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I have a Windows, C++ software project (built with Visual Studio 2005, SP1) that has the following (simplified) file layout:

{App. Root Directory}
|-- bin
|   |-- Microsoft.VC80.CRT
|   +-- Microsoft.VC80.MFC
+-- utils

There are various executables that live in both the bin and utils directories. Each of these executables rely on the side-by-side assembly (C++ run-time DLLs) that we store in bin, but we have segregated them into these separate folders for various reasons (e.g., the exes in the utils folder are supplemental tools to our primary application, and are run infrequently). As a direct result of this file organization, the apps in the utils folder fail to run on systems that don't already have the appropriate side-by-side assembly installed (they fail with the usual "The system cannot execute the specified program" error message).

My Question: Is there a way I can tell the apps in the utils folder to explicitly look in the ..\bin folder for the appropriate side-by-side assembly? The Assembly Searching Sequence article at Microsoft makes no mention of this being possible or not. Is there a clever way I can fix this run-time requirement for these applications?

Potential Options I See:

  1. Place a copy of the side-by-side assembly into the utils folder. This could be done at run-time (to prevent bloating our application installation package), but seems a little dirty.
  2. Statically link the run-time DLL's. I don't want to do this!
  3. Have the end user install the usual redistributable package. I'd rather not do this either.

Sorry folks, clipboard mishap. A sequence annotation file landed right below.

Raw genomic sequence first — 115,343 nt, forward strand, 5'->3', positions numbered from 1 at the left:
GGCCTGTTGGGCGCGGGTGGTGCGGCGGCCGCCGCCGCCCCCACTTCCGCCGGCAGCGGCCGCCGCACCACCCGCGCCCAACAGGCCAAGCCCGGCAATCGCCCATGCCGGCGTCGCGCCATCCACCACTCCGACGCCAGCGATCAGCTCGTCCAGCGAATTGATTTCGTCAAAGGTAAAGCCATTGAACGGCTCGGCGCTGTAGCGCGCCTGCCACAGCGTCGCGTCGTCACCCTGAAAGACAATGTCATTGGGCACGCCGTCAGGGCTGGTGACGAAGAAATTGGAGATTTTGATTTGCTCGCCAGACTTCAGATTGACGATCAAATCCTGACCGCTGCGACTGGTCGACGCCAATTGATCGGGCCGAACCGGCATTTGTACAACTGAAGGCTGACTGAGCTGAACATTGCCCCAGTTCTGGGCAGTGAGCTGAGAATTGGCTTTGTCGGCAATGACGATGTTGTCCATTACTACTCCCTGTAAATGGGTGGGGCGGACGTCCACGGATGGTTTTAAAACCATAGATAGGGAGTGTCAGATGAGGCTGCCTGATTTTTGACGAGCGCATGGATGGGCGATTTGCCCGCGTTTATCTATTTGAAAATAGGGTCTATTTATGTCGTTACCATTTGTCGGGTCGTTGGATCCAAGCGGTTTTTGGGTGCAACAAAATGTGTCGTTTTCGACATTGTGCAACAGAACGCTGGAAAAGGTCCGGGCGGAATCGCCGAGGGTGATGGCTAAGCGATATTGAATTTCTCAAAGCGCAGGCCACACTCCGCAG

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1 Answer 1

up vote 2 down vote accepted

My first response is, what actual benefit is derived from separating the utilities from the .\bin folder? Having OCD tendencies myself, I understand the sense of neatness but it seems a bit pointless to continue a practice once it so tangibly can be seen to negatively effect your ability to deploy your application.

That said, it is actually technically possible. To do this you make use of the probing privatePath element in your app.config file. Application config files work similarly to application manifests, except that they cannot be embedded as resources: Create a file, in the same folder as the exe, with the exe's full name (including exe extension) and append .config.

<!-- acme.exe.config -->
<configuration>   
  <windows>
    <assemblyBinding xmlns="urn:schemas-microsoft-com:asm.v1">
      <probing privatePath="bin;..\bin" />
    </assemblyBinding>
  </windows>
</configuration>

There are a number of caveats that make this solution potentially unworkable - any dll's that specify their own dependent assemblies need to have an application config file with a probing privatePath element. Also support for the probing node was only added in Windows NT 6.0 (Vista) so this solution is inappropriate if you still need to target XP.

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